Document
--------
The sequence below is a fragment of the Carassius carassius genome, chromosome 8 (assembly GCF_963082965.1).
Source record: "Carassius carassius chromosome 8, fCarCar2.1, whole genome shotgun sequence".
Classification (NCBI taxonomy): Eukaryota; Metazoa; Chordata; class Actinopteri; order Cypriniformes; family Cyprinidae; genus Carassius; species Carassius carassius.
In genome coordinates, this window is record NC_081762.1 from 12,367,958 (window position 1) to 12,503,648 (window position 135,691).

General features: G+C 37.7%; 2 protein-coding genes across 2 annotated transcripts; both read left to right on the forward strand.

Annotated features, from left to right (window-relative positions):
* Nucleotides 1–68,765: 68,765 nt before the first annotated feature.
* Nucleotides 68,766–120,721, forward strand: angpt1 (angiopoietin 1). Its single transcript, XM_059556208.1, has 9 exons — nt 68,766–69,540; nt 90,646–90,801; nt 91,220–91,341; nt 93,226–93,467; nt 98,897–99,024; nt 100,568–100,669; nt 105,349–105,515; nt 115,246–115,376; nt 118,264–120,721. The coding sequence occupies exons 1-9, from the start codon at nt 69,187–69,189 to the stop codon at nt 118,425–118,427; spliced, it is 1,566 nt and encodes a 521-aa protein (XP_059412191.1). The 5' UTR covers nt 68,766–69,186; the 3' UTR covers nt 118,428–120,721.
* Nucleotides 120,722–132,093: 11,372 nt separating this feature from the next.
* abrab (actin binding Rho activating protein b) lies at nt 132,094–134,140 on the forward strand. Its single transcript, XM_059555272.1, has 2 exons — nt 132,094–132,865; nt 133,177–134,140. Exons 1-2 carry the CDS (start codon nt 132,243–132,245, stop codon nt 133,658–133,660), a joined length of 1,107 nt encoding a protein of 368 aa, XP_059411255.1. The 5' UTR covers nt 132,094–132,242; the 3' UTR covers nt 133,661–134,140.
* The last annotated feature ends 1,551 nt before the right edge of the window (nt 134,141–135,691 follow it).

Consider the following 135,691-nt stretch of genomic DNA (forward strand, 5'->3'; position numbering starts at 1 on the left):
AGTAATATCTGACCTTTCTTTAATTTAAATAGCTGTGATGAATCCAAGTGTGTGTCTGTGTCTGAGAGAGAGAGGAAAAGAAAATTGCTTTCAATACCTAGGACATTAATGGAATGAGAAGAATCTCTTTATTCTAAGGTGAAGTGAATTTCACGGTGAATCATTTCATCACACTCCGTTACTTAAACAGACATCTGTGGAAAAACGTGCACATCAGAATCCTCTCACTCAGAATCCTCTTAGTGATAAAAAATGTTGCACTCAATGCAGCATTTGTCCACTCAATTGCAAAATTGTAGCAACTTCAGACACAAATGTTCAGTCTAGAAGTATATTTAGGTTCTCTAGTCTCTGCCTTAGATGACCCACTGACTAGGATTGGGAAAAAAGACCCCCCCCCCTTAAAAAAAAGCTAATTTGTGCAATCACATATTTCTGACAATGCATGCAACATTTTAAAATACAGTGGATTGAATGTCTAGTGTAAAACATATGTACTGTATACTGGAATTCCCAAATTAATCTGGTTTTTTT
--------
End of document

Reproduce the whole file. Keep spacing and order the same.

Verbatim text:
The sequence below is a fragment of the Carassius carassius genome, chromosome 8 (assembly GCF_963082965.1).
Source record: "Carassius carassius chromosome 8, fCarCar2.1, whole genome shotgun sequence".
Classification (NCBI taxonomy): Eukaryota; Metazoa; Chordata; class Actinopteri; order Cypriniformes; family Cyprinidae; genus Carassius; species Carassius carassius.
In genome coordinates, this window is record NC_081762.1 from 12,367,958 (window position 1) to 12,503,648 (window position 135,691).

General features: G+C 37.7%; 2 protein-coding genes across 2 annotated transcripts; both read left to right on the forward strand.

Annotated features, from left to right (window-relative positions):
* Nucleotides 1–68,765: 68,765 nt before the first annotated feature.
* Nucleotides 68,766–120,721, forward strand: angpt1 (angiopoietin 1). Its single transcript, XM_059556208.1, has 9 exons — nt 68,766–69,540; nt 90,646–90,801; nt 91,220–91,341; nt 93,226–93,467; nt 98,897–99,024; nt 100,568–100,669; nt 105,349–105,515; nt 115,246–115,376; nt 118,264–120,721. The coding sequence occupies exons 1-9, from the start codon at nt 69,187–69,189 to the stop codon at nt 118,425–118,427; spliced, it is 1,566 nt and encodes a 521-aa protein (XP_059412191.1). The 5' UTR covers nt 68,766–69,186; the 3' UTR covers nt 118,428–120,721.
* Nucleotides 120,722–132,093: 11,372 nt separating this feature from the next.
* abrab (actin binding Rho activating protein b) lies at nt 132,094–134,140 on the forward strand. Its single transcript, XM_059555272.1, has 2 exons — nt 132,094–132,865; nt 133,177–134,140. Exons 1-2 carry the CDS (start codon nt 132,243–132,245, stop codon nt 133,658–133,660), a joined length of 1,107 nt encoding a protein of 368 aa, XP_059411255.1. The 5' UTR covers nt 132,094–132,242; the 3' UTR covers nt 133,661–134,140.
* The last annotated feature ends 1,551 nt before the right edge of the window (nt 134,141–135,691 follow it).

Consider the following 135,691-nt stretch of genomic DNA (forward strand, 5'->3'; position numbering starts at 1 on the left):
AGTAATATCTGACCTTTCTTTAATTTAAATAGCTGTGATGAATCCAAGTGTGTGTCTGTGTCTGAGAGAGAGAGGAAAAGAAAATTGCTTTCAATACCTAGGACATTAATGGAATGAGAAGAATCTCTTTATTCTAAGGTGAAGTGAATTTCACGGTGAATCATTTCATCACACTCCGTTACTTAAACAGACATCTGTGGAAAAACGTGCACATCAGAATCCTCTCACTCAGAATCCTCTTAGTGATAAAAAATGTTGCACTCAATGCAGCATTTGTCCACTCAATTGCAAAATTGTAGCAACTTCAGACACAAATGTTCAGTCTAGAAGTATATTTAGGTTCTCTAGTCTCTGCCTTAGATGACCCACTGACTAGGATTGGGAAAAAAGACCCCCCCCCCTTAAAAAAAAGCTAATTTGTGCAATCACATATTTCTGACAATGCATGCAACATTTTAAAATACAGTGGATTGAATGTCTAGTGTAAAACATATGTACTGTATACTGGAATTCCCAAATTAATCTGGTTTTTTT